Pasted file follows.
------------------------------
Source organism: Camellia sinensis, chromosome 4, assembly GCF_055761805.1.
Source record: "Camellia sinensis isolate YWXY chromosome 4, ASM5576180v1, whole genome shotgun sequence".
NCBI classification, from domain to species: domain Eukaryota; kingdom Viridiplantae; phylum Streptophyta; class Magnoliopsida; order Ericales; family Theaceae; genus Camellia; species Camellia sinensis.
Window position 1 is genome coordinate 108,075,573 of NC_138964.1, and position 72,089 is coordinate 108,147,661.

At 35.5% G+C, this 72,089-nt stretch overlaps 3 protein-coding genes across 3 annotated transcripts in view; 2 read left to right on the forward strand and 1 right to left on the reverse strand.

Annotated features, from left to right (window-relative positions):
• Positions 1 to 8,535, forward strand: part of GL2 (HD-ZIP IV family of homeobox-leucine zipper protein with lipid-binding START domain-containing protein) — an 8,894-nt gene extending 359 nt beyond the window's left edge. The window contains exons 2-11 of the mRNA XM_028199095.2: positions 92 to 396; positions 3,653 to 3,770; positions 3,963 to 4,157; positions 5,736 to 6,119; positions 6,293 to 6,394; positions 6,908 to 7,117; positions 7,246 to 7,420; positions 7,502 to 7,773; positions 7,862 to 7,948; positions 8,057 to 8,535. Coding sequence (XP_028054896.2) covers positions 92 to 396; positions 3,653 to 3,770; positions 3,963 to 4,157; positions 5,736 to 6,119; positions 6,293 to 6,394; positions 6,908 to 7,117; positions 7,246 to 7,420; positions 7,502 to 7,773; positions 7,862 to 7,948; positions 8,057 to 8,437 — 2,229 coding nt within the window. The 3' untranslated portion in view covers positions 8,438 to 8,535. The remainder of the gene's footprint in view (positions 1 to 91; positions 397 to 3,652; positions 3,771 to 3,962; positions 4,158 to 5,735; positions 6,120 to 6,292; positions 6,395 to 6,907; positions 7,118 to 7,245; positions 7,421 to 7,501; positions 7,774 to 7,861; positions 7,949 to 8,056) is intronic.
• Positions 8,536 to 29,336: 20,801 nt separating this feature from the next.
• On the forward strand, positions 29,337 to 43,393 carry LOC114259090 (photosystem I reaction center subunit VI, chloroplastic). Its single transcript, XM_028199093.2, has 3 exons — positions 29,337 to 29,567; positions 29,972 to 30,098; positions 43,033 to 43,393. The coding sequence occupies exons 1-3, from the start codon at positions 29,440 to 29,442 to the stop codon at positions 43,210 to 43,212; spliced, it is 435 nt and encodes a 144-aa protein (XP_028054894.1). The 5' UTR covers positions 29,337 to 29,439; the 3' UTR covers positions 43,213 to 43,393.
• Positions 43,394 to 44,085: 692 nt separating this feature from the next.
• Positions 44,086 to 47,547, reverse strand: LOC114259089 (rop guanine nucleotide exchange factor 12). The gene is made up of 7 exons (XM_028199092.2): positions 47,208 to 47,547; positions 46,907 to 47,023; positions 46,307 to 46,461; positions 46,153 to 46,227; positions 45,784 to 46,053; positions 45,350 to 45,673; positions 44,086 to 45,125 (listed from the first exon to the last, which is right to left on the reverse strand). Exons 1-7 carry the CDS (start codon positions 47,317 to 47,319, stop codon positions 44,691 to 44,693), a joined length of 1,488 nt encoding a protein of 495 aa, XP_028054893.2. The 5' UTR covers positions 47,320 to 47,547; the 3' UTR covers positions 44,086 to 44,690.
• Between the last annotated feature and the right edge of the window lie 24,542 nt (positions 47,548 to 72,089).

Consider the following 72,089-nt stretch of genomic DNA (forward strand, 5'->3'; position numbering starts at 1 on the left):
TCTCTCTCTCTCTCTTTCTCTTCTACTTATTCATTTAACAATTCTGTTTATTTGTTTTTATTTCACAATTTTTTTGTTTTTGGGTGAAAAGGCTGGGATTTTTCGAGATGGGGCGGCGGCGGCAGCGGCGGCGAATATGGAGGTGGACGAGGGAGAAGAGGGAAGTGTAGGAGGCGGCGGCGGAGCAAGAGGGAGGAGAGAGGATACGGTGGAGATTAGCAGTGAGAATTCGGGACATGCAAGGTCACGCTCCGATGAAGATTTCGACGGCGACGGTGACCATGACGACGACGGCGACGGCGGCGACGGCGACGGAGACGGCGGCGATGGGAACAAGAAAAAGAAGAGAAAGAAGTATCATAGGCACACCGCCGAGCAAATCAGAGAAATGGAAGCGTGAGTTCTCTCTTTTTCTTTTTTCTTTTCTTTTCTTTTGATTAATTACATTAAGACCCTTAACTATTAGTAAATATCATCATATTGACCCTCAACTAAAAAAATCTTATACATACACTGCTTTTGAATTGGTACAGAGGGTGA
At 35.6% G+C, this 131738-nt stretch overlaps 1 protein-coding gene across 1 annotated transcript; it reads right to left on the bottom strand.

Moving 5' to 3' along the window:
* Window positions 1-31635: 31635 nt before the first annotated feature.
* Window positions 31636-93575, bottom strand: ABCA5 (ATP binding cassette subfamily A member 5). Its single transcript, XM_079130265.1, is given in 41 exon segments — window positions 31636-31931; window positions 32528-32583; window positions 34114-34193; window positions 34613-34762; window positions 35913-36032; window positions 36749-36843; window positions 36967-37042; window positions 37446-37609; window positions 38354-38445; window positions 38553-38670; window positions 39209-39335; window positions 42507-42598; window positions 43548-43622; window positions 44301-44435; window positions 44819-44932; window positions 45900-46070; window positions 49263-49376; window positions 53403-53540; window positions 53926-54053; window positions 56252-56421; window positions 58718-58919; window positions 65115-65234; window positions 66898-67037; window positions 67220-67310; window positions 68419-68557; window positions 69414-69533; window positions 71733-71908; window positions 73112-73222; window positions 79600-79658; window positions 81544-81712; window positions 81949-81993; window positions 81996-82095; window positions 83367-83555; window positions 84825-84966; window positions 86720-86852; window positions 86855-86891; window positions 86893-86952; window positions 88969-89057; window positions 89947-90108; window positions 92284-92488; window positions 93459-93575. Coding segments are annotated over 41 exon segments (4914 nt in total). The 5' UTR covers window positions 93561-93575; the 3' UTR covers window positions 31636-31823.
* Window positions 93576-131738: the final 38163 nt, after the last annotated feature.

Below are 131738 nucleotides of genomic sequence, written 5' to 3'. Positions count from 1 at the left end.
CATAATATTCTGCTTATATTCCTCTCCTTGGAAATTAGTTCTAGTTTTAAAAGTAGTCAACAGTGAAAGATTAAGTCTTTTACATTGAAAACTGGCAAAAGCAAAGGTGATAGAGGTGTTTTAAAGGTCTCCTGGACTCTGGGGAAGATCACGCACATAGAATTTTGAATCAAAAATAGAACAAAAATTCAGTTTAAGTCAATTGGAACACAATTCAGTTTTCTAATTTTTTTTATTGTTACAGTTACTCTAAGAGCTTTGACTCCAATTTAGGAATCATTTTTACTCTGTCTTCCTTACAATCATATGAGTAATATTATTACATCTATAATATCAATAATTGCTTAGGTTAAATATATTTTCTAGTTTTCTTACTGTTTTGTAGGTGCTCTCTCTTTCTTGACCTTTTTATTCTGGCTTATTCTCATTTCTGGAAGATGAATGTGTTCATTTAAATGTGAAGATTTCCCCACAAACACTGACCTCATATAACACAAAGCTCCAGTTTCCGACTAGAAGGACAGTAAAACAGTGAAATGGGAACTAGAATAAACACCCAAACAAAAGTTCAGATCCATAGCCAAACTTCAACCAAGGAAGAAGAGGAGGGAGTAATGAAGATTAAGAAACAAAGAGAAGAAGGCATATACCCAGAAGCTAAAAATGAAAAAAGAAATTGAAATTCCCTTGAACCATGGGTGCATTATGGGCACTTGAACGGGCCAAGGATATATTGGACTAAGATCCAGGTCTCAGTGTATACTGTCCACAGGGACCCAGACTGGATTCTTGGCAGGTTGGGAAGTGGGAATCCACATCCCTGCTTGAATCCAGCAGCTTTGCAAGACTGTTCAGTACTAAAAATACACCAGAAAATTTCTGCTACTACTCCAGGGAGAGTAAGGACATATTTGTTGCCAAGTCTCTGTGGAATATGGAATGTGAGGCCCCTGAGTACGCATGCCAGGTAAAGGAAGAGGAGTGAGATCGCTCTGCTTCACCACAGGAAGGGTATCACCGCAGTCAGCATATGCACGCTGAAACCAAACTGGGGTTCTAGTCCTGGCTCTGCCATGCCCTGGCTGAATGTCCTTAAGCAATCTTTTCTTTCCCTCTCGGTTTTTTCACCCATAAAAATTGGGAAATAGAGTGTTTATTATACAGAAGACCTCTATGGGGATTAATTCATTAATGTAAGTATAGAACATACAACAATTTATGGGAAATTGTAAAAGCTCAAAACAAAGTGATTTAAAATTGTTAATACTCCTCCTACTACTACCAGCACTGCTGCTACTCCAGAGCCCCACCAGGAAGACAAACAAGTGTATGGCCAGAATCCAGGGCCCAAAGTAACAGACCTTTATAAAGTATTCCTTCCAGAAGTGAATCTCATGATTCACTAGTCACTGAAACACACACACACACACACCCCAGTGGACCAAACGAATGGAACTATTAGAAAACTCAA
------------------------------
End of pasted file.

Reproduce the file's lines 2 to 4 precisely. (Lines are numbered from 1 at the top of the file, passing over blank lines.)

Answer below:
Source record: "Camellia sinensis isolate YWXY chromosome 4, ASM5576180v1, whole genome shotgun sequence".
NCBI classification, from domain to species: domain Eukaryota; kingdom Viridiplantae; phylum Streptophyta; class Magnoliopsida; order Ericales; family Theaceae; genus Camellia; species Camellia sinensis.
Window position 1 is genome coordinate 108,075,573 of NC_138964.1, and position 72,089 is coordinate 108,147,661.